Meet Your Maker: All American: Homecoming creator Nkechi Okoro Carroll shares her inspirations
The All American universe is expanding to Bringston University. Created by Nkechi Okoro Carroll, the upcoming CW spin-off All American: Homecoming (premiering Feb. 21) follows Simone Hicks (Geffri Maya) from the flagship series to college, where she strives to reclaim her athletic aspirations of conquering tennis.
In the vein of shows like A Different World and The Quad, the series is bringing the HBCU experience to television and highlighting Black excellence while exploring a formative, pivotal moment in a young person's life.
We spoke to Okoro Carroll about the inspirations — and one major frustration — that shaped her as a storyteller.
While at boarding school in England as a child, Okoro Carroll was introduced to Shakespeare as part of her curriculum; he immediately sparked her interest.
"There was something about [the work], even at a young age, that moved me," she says, noting that Twelfth Night is her favorite play, and Malvolio her favorite character. Okoro Carroll remembers being 13 and telling her mother she wanted to be a writer after performing in a production of Twelfth Night.
"I want my art to make people feel like this years after it is written," she says. "I always say William Shakespeare is one of the biggest things that has shaped me because at the end of the day, you can always boil it down to these human emotions and human beings that still resonate with people."
She adds that "the permanence and durability of Shakespeare's genius" inspires her projects, which are based on themes found in the plays he wrote.
2. Buffy the Vampire Slayer
For Okoro Carroll, the genius of Buffy the Vampire Slayer was the way it captured what high school students traditionally deal with, but through demons. Watching teenagers battle their emotions by facing actual monsters was incredibly empowering for her.
"Even into my 20s working at the Federal Reserve, we would sit around the trading desk and discuss the previous episode and how it accurately mirrored something going on in our lives," she says, "It doesn't always get the credit for how brilliantly it did that."
Watching Buffy Summers and her friends inspired Okoro Carroll to forge a career in television, which allowed her to take her love of Shakespeare, writing, and being able to reach people and move it into what she calls "an immediate medium." She was doing plays in New York when she fell in love with the show, and knew that she needed to move to Los Angeles to get started on the next chapter of her life.
3. Making a difference
One of the reasons Okoro Carroll expanded the All American universe was to make a greater impact with her work.
"When I'm creating or developing projects, I ask if watching this will change someone's actions or change the world for the better," she explains. "If the answer is yes, then it is absolutely a project I want to work on."
Hearing how her shows have helped fans — a teacher who was able to have an honest conversation with a student about mental health because of All American, or a mom who found a way to finally talk to her child about his father's passing because of a story line — bring her a strong sense of pride.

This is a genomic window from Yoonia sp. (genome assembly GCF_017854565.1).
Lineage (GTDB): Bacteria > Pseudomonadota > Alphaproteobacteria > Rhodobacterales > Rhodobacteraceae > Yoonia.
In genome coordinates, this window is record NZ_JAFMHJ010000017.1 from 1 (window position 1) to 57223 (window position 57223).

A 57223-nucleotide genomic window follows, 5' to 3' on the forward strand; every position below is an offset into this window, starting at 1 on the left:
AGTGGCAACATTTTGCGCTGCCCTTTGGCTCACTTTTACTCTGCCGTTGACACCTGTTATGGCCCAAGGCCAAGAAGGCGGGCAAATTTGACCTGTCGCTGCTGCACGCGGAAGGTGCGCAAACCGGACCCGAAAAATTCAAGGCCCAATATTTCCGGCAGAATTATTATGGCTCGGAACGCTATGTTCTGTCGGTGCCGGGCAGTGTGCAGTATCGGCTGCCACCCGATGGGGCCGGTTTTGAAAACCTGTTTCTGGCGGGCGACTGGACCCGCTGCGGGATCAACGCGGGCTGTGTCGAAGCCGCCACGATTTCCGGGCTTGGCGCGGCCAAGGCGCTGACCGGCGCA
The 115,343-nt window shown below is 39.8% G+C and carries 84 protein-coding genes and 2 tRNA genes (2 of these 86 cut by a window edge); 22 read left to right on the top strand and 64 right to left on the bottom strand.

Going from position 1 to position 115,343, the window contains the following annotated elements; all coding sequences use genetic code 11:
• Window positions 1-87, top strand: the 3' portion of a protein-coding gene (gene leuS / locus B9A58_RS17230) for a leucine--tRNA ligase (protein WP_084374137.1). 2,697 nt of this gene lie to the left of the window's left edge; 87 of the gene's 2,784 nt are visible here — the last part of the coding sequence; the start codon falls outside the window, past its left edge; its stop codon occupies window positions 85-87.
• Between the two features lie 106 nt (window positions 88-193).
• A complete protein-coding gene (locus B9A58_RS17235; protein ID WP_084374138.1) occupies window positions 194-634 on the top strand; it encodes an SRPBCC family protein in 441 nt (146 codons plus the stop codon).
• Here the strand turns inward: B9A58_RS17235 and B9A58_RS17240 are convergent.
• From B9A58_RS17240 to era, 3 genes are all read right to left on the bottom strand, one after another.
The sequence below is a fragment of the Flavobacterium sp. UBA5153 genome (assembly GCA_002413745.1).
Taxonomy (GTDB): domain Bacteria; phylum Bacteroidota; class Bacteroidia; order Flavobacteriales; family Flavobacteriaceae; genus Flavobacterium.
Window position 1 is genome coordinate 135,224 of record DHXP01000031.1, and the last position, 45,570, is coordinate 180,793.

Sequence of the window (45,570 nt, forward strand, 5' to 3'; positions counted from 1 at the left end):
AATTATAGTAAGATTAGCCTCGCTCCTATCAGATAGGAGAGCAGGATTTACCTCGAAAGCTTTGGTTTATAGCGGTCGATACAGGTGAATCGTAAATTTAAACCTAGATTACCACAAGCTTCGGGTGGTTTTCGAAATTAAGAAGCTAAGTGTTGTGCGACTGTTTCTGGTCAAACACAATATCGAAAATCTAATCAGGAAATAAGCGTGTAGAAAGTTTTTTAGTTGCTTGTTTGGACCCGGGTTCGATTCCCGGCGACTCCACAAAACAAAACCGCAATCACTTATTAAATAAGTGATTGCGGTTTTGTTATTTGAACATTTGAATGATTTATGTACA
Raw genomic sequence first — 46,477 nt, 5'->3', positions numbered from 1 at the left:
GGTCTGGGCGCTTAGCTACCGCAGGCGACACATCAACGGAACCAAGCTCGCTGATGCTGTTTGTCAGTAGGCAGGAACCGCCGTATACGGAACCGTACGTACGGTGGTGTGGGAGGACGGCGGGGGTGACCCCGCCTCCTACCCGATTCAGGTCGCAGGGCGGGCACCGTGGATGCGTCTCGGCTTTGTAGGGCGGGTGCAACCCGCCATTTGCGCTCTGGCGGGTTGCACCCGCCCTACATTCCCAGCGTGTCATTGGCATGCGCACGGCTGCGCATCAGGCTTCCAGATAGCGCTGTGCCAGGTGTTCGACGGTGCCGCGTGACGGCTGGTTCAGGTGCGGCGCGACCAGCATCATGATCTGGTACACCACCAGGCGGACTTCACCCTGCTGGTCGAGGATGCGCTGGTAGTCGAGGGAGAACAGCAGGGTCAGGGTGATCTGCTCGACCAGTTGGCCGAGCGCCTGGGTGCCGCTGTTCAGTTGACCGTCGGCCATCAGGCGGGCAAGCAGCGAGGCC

"Anytime I can use my keyboard to change the perception of how someone looks at a young Black boy or change how the Black community looks at mental health while entertaining people — that's what keeps me going."
4. Greg Berlanti
Before Greg Berlanti was her friend and mentor, he was on Okoro Carroll's vision board.
"He served as an inspiration of what is possible," she says. "What he was able to accomplish on Dawson's Creek, I wanted that."
She used his career as a "guiding path," and now she's worked with him on three of the five projects on her slate.
"His ability to navigate the industry and build an empire the way he did has been such an amazing source of inspiration for me."
5. Acting classes
One frustration that pushed Okoro Carroll to carve out her career came from taking acting classes. During class, she witnessed how Black women were forced to play limited and often stereotypical parts — they were never lawyers, doctors, or bankers.
"That frustration of wanting to expand the type of roles Black women were given inspired me to make the leap from theater to TV," she shares. "If I want to see these powerful Black images on TV, I can't wait for someone else to do it. I need to do it."
6. The John Hughes explosion
The rash of 1980s films like The Breakfast Club and Sixteen Candles, which Okoro Carroll calls "the John Hughes explosion," left a big impression on her.
"I love how even as a young Black girl from Nigeria who grew up in Côte d'Ivoire and was only in the States in and out during my youth, I could still relate to these kids," she says. "I've always been so fascinated by how a world that should feel like such a specific, singular experience can be transformed into something that a girl like me could relate to, and all these people who come together to make it amazing."
These films, in which high school experiences could feel like life or death, motivated her to want to create work that could be that powerful too.
7. General Hospital
For Okoro Carroll, what's special about a show like General Hospital is that people watch it every day.
"My husband and friends always used to say, 'You talk about Sonny and Brenda as if they're your friends.' And I'm like, 'Well, I watch them every day, so they might as well be,'" she explains.
Whether revealing a shocking moment or depicting two characters entering a romantic relationship, the show elicits a strong reaction from her.
"I want to create content that people are so invested in that they forget it's a TV show and these aren't real people."
Watch the All American: Homecoming premiere Monday, Feb. 21, at 9 p.m. ET/PT on the CW.
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